Industries evolve. They grow, shrink, and adapt in the face of changing times. They learn to incorporate new technologies and changing demographics.
Just look at group incentive travel, a particularly reactive part of the incentive industry. The state of incentive travel serves as a reflection of the current cultural and economic landscape: consumer preferences and spending behavior, national and global economies, concerns over airline costs.
It’s a lot to keep up with.
Fortunately, there are places like the Society for Incentive Travel Excellence(SITE) and the Incentive Research Foundation (IRF) which conduct research every year to discover and examine changes in the incentive travel industry.
We’ve discussed this before, of course: every year brings new insights. What’s got us interested right now is the Incentive Travel Industry Index, a new piece of research released in August. Let’s take a look at the findings.
The Incentive Travel Industry Index is the first of its kind, a joint effort by SITE, IRF, and Financial and Insurance Conference Professionals (FICP). It’s also the largest survey this industry has ever had.
SITE, of which HMI is a proud member, has been conducting a similar survey each year since 2015. But with the combined efforts and resources of the three organizations, and in association with JD Power, this year saw nearly twice as many respondents: 1,016 in all, from over 80 countries.
Two primary groups of people were surveyed: sellers of travel services (such as destination management companies, cruise lines, and hoteliers) and buyers.
The buyers group was comprised of incentive houses—companies like HMI which design incentive programs—and corporate “end-users,” the companies that end up using incentive travel services for their employees or customers.
From the data they collected, the researchers drew five key conclusions about buyers:
- Budgets are up: 54% of buyers of incentive travel services reported increasing their budgets for travel programs this year. In the past two years, end-users’ average spending per person has skyrocketed compared with earlier years, going from around $4,000 in 2015 and 2016 to around $9,000 more recently.
- More qualifiers: 71% of incentive houses said they plan to increase the number of people who can qualify for travel programs. That’s up from 54% in 2017.
- Workplace culture is the new key objective: in all four years the survey was conducted, the number-one objective of end-users has been the same: increasing sales and profitability for the company. However, the other top five most popular objectives are oriented toward improving workplace culture and employee relations.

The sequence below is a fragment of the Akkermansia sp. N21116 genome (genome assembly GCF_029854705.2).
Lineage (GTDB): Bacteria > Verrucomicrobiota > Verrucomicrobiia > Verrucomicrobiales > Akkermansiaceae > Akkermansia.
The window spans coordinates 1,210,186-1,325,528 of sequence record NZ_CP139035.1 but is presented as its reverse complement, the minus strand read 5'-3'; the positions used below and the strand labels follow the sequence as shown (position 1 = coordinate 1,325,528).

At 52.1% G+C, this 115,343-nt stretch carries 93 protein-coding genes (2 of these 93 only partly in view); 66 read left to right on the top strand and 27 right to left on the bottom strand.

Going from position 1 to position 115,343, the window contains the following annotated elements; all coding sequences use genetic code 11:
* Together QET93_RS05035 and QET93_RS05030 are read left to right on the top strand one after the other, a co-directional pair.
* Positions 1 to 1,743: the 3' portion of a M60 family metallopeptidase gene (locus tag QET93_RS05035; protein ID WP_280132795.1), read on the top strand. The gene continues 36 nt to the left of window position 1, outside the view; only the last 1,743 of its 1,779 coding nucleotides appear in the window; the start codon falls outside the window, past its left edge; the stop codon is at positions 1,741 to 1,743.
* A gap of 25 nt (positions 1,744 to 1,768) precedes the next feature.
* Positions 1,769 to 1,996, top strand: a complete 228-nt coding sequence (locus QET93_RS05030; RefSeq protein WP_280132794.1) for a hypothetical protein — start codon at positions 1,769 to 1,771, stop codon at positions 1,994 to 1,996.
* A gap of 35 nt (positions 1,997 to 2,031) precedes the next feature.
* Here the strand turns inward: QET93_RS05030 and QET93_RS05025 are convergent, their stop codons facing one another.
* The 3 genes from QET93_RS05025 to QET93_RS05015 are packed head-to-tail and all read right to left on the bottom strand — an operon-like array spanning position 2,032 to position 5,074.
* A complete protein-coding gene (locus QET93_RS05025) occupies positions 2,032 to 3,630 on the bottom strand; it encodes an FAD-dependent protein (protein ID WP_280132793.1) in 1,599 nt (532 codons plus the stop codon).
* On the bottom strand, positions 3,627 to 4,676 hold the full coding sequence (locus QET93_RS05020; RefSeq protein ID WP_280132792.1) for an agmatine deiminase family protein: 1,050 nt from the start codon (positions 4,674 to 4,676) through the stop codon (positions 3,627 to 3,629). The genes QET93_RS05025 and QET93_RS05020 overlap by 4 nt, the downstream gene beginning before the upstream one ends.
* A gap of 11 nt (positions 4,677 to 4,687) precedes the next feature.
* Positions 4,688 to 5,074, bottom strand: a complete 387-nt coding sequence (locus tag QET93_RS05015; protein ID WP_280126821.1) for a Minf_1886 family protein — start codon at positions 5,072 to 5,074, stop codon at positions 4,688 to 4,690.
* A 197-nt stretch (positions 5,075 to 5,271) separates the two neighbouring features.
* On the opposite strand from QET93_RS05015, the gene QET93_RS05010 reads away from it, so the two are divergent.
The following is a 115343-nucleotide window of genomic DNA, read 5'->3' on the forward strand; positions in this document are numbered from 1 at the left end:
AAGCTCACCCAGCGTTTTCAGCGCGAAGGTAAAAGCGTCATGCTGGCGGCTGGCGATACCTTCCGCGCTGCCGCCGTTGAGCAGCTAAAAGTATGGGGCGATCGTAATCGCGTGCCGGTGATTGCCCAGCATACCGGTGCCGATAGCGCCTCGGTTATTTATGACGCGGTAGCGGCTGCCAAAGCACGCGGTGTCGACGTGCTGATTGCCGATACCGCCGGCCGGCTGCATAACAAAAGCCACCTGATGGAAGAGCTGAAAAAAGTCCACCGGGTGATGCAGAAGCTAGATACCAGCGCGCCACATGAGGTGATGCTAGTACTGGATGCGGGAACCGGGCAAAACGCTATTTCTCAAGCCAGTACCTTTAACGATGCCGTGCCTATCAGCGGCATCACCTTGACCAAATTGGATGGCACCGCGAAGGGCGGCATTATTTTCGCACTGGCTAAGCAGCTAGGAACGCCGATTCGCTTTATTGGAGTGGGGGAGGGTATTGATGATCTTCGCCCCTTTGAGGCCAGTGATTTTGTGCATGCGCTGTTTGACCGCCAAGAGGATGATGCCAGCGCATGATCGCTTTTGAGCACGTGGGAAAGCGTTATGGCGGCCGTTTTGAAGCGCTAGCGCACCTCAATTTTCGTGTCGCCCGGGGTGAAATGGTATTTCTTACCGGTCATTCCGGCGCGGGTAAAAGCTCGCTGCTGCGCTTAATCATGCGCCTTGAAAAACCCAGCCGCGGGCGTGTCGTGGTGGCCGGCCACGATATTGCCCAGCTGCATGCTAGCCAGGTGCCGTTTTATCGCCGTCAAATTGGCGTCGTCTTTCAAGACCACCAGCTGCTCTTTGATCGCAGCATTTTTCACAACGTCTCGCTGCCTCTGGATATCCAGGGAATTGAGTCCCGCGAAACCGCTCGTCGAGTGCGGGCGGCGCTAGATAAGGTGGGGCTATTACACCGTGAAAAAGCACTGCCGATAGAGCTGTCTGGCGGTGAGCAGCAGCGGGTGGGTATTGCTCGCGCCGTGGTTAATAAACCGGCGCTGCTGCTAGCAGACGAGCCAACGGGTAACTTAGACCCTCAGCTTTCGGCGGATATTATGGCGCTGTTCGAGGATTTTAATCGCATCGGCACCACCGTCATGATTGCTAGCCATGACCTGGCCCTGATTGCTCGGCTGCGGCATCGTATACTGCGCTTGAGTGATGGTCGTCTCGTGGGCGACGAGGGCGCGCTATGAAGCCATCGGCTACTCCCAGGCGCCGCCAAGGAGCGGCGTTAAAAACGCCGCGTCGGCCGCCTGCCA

- It’s all about all-inclusive: despite the increased budgets, more and more buyers are actually taking steps to manage costs, possibly because of the increase in qualifiers we mentioned earlier. Buyers’ top strategy for cost management? Using “all-inclusive” destinations, which offer more efficient pricing.
- CSR is out, wellness is in: one of the top items incorporated by travel programs were wellness opportunities like yoga or healthy meals. 86% of all buyers reported wellness as one of their inclusions, compared with 74% for corporate social responsibility (CSR). It seems that CSR has also decreased as an inclusion from the previous year: while 73% of end-users included CSR in their programs in 2018, that’s down from 94% in 2017.
SITE and its partners have captured some really interesting insights from this survey about incentive travel around the world. It’s great to read about the ways the industry is growing, and we’re curious to see where the some of these trends – like the increased use of all-inclusive trips—take us.
Of course, we might draw different conclusions from the data they’ve gathered. Take that last bullet point, for example: it’s true that end-users’ inclusion of CSR decreased from 94% in 2017 to 73% in 2018. But that’s still nearly 20 percentage points over 2015, when only 57% of end-users included CSR. So whether inclusion of CSR is increasing, decreasing, or just fluctuating back and forth is something that we’re not quite sure of yet.
(Also, we at HMI value CSR very highly, and the suggestion that it’s falling out of favor hurts our feelings.)
But even with this in mind, we’re excited. As the largest incentive travel survey conducted to date, it represents a real milestone for the industry. Furthermore, many of its findings point to growing strengths, like bigger budgets and more qualifiers.
We don’t know everything yet, to be sure. But what we do know is this: more respondents mean more information, especially as the survey continues to grow. We hope that SITE, IRF, and FICP keep up the collaboration in the future and are able to bring in even more respondents. We can’t wait to see how the trends already spotted by the researchers play out in the years to come.
Photo by Jan Huber on Unsplash